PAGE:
# Amazing Recent Advances on Shotcut Set and The Likes

Merav Parter gave a talk at UMass theory seminar last week titled “Reachability Shortcuts: New Bounds and Algorithms”. In the talk, Merav summarized recent developments in shortcut sets and related concepts. It was amazing to see all the results, and I cannot resist the attempt to share my take here in this blog post.

# 1. Shortcut set: what is it?

A \(d\)-shortcut set of a *directed graph* \(G=(V,E)\) is a set of directed edges \(E_H\) such that (i) the graph \(H = (V,E\cup E_H)\) has the same transitive closure as \(G\) and (ii) for every \(u\not=v\in V\), if \(v\) is reachable from \(u\), then there is directed \(u\)-to-\(v\) path of at most \(d\) edges (a.k.a. hops).

*Figure: Adding two shortcuts (the red dashed edges) reduces the hop distance from \(u\) to \(v\) to 4. For a shortcut set of linear size, DAG is the most difficult instance: one can shortcut any strongly connected graph to diameter \(2\) by \(n-1\) edges.*

The shortcut set problem was introduced by Thorup. The main goal is to understand the trade-off between the hop diameter \(d\) and the size of the shortcut set \(E_H\). The most well-studied regime is fixing \(\lvert E_H\rvert = \tilde{O}(n)\), and then minimizing \(d\). (Here, \(n\) is the number of vertices.) We will call this special regime *the shortcut set problem*.

For the shortcut set problem, a folklore sampling gives \(d = O(\sqrt{n})\): sample each vertex with probability \(\tilde{O}(1/\sqrt{n})\) to get a set \(S\), and add all (permissible) directed edges between vertices in \(S\). The key insight for bounding the diameter is: For any shortest path \(\pi_G(u,v)\) from \(u\) to \(v\) with at least \(2\sqrt{n}\) edges, \(S\) will likely hit both the prefix and suffix of length \(\sqrt{n}\) of \(\pi_G(u,v)\). (This algorithm is attributed to Ullman and Yannakakis.) A long-standing open problem is:

**Question 1**: Is diameter bound \(\sqrt{n}\) optimal for shortcut sets of nearly linear size?

The answer is no due to the recent breakthrough by Kogan and Parter: using \(\tilde{O}(n)\) shorcuts, they reduced the diameter down to \(n^{1/3}\). Their result deservingly won the best paper award at SODA 22. A key conceptual contribution of their work is a shift in perspective: shortcutting by connecting vertices to paths of length roughly \(n^{1/3}\), instead of only making vertex-to-vertex connections as the folklore sampling. Find this intriguing? Read the paper or watch Merav’s talk or both. The paper has a bunch of other interesting results.

At this point, you might wonder: how far could one go about reducing the diameter? Thorup conjectured that the diameter could be reduced all the way down to \(\mathrm{poly}(\log(n))\) with a nearly linear number of shortcuts. This conjecture was disproved by Hesse, who was a graduate student at UMass Amherst at the time with our Neil Immerman :). Hesse constructed a directed graph with \(m = \Theta(n^{19/17})\) edges such that one has to use \(\Omega(mn^{1/17})\) shortcuts to reduce the diameter to below \(\Theta(n^{1/17})\). This lower bound has been improved further. Notably, Bodwin and Hoppenworth recently obtained a lower bound of \(\Omega(n^{1/4})\) on the diameter, which is very close to the upper bound of \(O(n^{1/3})\) by Kogan and Parter. This result leaves another fascinating open problem:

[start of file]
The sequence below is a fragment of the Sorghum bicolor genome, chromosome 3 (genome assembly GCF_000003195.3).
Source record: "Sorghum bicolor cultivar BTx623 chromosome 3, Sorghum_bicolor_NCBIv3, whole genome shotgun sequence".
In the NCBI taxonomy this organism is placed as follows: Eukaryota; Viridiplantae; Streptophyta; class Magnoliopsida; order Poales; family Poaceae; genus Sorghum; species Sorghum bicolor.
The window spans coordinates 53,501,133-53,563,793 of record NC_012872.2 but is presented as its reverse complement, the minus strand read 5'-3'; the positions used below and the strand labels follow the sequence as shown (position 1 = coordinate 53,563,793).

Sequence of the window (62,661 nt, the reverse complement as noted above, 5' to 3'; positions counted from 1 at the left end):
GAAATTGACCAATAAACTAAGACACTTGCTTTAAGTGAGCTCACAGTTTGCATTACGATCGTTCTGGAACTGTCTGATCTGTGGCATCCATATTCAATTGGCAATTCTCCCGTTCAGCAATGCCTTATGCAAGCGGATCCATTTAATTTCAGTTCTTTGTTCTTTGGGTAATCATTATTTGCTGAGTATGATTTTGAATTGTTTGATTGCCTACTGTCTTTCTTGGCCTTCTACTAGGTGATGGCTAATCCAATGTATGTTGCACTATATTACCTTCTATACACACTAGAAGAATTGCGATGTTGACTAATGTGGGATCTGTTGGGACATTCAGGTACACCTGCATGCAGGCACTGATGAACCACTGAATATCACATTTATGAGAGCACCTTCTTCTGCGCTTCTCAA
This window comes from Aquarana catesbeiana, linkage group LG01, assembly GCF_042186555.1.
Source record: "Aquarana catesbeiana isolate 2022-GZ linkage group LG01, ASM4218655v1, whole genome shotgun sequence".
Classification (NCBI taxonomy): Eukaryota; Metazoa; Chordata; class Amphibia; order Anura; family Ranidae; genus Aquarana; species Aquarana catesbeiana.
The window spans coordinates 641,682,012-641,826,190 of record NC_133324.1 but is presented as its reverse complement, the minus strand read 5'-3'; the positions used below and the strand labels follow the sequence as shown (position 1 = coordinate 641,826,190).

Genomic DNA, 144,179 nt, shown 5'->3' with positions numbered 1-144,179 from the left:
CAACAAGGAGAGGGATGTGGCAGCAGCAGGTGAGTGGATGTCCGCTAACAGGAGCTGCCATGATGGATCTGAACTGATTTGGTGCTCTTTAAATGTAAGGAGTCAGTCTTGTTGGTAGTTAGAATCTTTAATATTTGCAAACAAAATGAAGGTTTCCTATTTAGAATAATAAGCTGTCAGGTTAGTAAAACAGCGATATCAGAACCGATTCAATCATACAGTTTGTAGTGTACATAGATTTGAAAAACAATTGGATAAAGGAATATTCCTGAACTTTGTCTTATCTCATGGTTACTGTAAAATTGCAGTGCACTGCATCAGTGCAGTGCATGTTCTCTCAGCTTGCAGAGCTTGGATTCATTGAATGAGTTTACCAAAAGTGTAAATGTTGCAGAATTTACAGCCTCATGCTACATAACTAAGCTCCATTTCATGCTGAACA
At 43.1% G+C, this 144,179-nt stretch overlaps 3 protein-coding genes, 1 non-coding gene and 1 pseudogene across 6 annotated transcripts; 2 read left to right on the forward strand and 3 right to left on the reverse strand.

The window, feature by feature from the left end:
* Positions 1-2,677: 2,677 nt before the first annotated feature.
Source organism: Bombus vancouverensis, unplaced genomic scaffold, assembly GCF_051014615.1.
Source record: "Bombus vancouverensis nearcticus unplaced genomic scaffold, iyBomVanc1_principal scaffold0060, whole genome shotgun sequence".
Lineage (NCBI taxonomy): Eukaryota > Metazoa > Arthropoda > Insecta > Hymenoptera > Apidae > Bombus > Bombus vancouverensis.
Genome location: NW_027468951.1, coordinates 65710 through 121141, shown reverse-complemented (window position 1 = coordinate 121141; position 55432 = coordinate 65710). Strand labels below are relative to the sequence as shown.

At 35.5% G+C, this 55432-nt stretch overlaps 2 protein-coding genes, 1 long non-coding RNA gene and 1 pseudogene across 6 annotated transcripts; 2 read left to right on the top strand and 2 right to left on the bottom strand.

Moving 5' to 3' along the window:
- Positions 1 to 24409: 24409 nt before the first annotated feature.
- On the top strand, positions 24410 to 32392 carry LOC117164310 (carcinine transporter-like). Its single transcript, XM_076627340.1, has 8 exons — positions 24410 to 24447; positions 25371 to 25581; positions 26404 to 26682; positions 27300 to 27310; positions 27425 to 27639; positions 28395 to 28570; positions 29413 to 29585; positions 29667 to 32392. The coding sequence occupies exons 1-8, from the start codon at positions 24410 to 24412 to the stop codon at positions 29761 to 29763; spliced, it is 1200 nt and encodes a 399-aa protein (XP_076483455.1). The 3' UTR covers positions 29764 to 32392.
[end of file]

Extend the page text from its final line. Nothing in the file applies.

**Open Problem**: Closing the gap \(O(n^{1/3})\) vs. \(\Omega(n^{1/4})\) on the diameter for shortcut sets of nearly linear size.

# 2. (Approximate) hopsets

Hopset is very similar to the shortcut set but applied to weighted graphs instead. More formally, a \(d\)-hopset set of a *directed, weighted graph* \(G=(V,E)\) is a set of directed, *weighted* edges \(E_H\) such that (i) the graph \(H = (V,E\cup E_H)\) has the same distance metric as \(G\) and (ii) for every \(u\not=v\in V\), there is a shortest \(u\)-to-\(v\) path of at most \(d\) edges in \(H = (V,E\cup E_H)\).

Clearly, the hopset problem is at least as hard as the shortcut set problem: any hopset is a shortcut set with the same diameter bound.

A related notion is *approximate hopset*, in which we are given an additional parameter \(\epsilon \in (0,1)\), and for every \(u,v\), we would like to have a \((1+\epsilon)\)-approximate \(u\)-to-\(v\) path of at most \(d\) edges. We allow \(d\) to depend on \(\epsilon\)—think of \(\epsilon\) as a small constant.

One could check that the folklore sampling also works for hopset (and hence for approximate hopset as well): by adding \(\tilde{O}(n \log n)\) edges, one could reduce the diameter bound to \(\sqrt{n}\). The same question arises: Is the \(\sqrt{n}\) bound on the diameter optimal for hopsets and approximate hopsets of nearly linear size?

For the approximate hopset, the same paper by Kogan and Parter provided a no answer: They constructed a nearly linear hopset with a diameter bound of \(n^{2/5}\). In follow-up work, Bernstein and Wein improved the diameter to \(n^{1/3}\), matching the known bound for shortcut set; watch the talk here.

How about the (exact) hopset? One might expect that the diameter bound should also be improved to \(n^{1/3}\). Bodwin and Hoppenworth recently showed that \(\sqrt{n}\) is the best one could do (up to some polylog). I personally find this result very surprising. How do they achieve their lower bound? Read their paper; the exposition of the ideas in the paper is so well written that any attempt to summarize better would be in vain.

Somehow, the exact hopset is strictly harder than the approximate hopset and the shortcut set. Could approximate hopset be strictly harder than shortcut set? Bernstein and Wein provided state-of-the-art bounds for approximate hopsets, matching those of shortcut sets. As far as I understand, their proof does not provide a black-box reduction. Is such a reduction possible? I am curious to know the answer.